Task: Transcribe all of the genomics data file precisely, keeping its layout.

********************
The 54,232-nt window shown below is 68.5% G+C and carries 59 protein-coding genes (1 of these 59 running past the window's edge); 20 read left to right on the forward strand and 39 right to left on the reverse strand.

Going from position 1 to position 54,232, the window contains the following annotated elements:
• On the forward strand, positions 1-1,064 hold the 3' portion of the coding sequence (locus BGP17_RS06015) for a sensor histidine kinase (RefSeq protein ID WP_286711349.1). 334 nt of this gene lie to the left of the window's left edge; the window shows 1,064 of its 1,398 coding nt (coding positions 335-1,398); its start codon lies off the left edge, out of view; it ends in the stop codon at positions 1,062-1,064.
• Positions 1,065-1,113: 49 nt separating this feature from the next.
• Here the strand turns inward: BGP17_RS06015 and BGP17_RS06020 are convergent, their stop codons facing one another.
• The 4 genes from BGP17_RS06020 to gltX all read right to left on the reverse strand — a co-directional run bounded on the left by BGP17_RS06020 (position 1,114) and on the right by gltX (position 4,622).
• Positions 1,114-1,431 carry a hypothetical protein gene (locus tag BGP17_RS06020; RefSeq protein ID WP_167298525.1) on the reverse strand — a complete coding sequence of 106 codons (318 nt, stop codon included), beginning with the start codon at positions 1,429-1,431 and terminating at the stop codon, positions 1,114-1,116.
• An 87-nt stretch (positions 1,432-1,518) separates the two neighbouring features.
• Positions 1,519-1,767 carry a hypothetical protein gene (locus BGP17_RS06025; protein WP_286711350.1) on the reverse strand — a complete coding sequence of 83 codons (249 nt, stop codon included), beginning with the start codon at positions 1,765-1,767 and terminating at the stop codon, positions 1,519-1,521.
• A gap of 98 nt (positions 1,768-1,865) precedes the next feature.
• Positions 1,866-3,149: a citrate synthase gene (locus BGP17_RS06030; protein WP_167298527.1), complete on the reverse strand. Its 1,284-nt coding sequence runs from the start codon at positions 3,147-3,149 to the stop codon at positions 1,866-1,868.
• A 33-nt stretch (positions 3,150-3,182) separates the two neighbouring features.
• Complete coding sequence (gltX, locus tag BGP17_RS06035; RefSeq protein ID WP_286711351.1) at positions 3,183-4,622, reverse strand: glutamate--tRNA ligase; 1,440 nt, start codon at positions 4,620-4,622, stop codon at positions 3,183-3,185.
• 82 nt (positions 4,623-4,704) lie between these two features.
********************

The 54,232-nt window shown below is 68.5% G+C and carries 59 protein-coding genes (1 of these 59 running past the window's edge); 20 read left to right on the forward strand and 39 right to left on the reverse strand.

Going from position 1 to position 54,232, the window contains the following annotated elements:
• On the forward strand, positions 1-1,064 hold the 3' portion of the coding sequence (locus BGP17_RS06015) for a sensor histidine kinase (RefSeq protein ID WP_286711349.1). 334 nt of this gene lie to the left of the window's left edge; the window shows 1,064 of its 1,398 coding nt (coding positions 335-1,398); its start codon lies off the left edge, out of view; it ends in the stop codon at positions 1,062-1,064.
• Positions 1,065-1,113: 49 nt separating this feature from the next.
• Here the strand turns inward: BGP17_RS06015 and BGP17_RS06020 are convergent, their stop codons facing one another.
• The 4 genes from BGP17_RS06020 to gltX all read right to left on the reverse strand — a co-directional run bounded on the left by BGP17_RS06020 (position 1,114) and on the right by gltX (position 4,622).
• Positions 1,114-1,431 carry a hypothetical protein gene (locus tag BGP17_RS06020; RefSeq protein ID WP_167298525.1) on the reverse strand — a complete coding sequence of 106 codons (318 nt, stop codon included), beginning with the start codon at positions 1,429-1,431 and terminating at the stop codon, positions 1,114-1,116.
• An 87-nt stretch (positions 1,432-1,518) separates the two neighbouring features.
• Positions 1,519-1,767 carry a hypothetical protein gene (locus BGP17_RS06025; protein WP_286711350.1) on the reverse strand — a complete coding sequence of 83 codons (249 nt, stop codon included), beginning with the start codon at positions 1,765-1,767 and terminating at the stop codon, positions 1,519-1,521.
• A gap of 98 nt (positions 1,768-1,865) precedes the next feature.
• Positions 1,866-3,149: a citrate synthase gene (locus BGP17_RS06030; protein WP_167298527.1), complete on the reverse strand. Its 1,284-nt coding sequence runs from the start codon at positions 3,147-3,149 to the stop codon at positions 1,866-1,868.
• A 33-nt stretch (positions 3,150-3,182) separates the two neighbouring features.
• Complete coding sequence (gltX, locus tag BGP17_RS06035; RefSeq protein ID WP_286711351.1) at positions 3,183-4,622, reverse strand: glutamate--tRNA ligase; 1,440 nt, start codon at positions 4,620-4,622, stop codon at positions 3,183-3,185.
• 82 nt (positions 4,623-4,704) lie between these two features.